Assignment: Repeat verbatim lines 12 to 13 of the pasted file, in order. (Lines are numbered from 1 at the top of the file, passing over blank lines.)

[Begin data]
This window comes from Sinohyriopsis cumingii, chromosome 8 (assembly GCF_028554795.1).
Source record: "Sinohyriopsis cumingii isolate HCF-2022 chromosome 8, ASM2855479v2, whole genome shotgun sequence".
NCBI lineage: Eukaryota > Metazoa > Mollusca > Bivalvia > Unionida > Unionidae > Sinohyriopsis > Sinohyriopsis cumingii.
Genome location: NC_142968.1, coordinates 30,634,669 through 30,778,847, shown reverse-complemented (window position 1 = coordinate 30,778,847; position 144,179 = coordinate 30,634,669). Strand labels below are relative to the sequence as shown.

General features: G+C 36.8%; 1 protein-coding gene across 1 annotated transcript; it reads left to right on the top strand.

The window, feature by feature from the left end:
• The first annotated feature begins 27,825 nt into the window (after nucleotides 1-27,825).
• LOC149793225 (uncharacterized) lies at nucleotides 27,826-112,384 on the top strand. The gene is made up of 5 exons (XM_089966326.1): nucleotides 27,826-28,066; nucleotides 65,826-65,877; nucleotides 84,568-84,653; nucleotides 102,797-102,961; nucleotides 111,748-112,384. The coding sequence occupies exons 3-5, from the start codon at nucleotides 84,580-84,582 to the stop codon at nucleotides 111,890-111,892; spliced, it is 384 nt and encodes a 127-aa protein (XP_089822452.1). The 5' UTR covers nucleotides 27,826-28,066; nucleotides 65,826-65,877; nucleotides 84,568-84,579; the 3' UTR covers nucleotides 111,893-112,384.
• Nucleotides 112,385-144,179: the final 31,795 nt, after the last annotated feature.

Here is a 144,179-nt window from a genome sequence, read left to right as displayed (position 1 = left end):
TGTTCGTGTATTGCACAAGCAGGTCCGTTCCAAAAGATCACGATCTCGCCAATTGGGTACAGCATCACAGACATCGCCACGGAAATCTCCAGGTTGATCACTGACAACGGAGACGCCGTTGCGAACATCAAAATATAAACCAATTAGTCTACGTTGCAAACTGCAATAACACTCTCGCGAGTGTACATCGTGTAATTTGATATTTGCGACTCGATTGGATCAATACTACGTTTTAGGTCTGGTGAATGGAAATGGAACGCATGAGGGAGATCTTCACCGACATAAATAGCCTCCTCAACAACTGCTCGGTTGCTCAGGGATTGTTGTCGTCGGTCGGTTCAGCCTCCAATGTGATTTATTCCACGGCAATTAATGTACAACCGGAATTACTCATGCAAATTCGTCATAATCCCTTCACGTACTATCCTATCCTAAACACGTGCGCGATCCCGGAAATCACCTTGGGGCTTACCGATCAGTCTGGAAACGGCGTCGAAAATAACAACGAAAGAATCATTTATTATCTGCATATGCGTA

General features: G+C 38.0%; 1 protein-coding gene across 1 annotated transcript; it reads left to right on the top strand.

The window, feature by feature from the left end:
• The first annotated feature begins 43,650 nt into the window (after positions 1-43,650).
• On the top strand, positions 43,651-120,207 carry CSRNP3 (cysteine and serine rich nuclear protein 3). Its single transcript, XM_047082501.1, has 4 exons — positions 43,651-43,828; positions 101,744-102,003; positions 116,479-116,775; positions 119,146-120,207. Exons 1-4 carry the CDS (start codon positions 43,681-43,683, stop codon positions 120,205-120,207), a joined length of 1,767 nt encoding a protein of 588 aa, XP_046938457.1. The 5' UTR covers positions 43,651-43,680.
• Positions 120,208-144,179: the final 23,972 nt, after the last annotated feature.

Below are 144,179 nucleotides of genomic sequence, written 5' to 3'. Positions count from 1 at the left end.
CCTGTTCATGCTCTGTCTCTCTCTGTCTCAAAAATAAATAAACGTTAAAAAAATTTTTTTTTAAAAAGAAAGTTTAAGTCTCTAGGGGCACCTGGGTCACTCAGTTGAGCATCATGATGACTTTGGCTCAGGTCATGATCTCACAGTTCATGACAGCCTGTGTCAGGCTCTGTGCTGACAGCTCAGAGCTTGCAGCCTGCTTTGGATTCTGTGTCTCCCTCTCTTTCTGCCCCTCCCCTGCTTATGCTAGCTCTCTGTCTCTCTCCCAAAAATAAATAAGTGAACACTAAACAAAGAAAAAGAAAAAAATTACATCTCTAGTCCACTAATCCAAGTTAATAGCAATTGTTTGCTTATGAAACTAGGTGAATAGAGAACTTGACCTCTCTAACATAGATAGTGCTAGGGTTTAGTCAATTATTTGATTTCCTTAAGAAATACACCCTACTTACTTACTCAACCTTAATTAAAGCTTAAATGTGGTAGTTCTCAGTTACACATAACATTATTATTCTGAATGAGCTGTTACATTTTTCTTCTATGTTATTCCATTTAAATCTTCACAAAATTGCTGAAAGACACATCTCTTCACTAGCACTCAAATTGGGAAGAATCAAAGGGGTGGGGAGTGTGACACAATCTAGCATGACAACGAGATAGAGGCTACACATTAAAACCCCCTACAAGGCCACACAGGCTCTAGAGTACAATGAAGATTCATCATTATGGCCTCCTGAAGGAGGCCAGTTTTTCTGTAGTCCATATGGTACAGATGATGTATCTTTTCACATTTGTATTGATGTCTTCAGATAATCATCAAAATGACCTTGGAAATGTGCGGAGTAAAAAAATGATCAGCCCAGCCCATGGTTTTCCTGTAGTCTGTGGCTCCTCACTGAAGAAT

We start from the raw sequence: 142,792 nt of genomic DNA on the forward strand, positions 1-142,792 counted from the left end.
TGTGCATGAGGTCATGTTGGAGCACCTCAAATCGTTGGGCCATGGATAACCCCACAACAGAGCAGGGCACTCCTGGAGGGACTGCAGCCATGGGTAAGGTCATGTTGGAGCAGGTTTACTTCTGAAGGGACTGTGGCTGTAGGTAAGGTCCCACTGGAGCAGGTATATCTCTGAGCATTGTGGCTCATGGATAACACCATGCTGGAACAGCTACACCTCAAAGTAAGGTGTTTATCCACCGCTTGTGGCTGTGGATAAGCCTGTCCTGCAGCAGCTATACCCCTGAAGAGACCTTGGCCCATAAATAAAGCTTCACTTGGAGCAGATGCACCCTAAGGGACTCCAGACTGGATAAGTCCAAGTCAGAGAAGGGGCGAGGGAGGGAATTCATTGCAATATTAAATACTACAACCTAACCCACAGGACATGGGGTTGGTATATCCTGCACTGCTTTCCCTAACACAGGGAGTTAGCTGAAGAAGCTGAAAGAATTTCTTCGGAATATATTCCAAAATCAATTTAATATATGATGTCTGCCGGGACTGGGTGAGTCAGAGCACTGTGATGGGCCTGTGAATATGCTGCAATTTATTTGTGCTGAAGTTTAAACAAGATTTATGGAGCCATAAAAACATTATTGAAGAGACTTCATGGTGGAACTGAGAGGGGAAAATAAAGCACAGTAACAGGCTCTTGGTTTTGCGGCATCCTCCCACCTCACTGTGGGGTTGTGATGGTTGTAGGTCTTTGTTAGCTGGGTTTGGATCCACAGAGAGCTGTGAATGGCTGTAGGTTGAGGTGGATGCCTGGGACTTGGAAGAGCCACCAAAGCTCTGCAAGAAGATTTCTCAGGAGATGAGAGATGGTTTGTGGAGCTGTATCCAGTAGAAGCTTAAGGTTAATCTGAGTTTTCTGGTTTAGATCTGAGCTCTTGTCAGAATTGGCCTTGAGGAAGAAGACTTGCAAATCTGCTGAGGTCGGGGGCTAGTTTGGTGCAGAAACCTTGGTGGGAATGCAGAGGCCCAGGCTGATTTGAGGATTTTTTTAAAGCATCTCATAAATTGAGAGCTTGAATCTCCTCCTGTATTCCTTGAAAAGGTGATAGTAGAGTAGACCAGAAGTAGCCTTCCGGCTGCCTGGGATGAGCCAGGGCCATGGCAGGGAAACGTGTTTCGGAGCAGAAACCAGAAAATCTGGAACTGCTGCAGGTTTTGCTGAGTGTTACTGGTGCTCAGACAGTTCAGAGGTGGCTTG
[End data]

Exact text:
General features: G+C 38.0%; 1 protein-coding gene across 1 annotated transcript; it reads left to right on the top strand.

The window, feature by feature from the left end: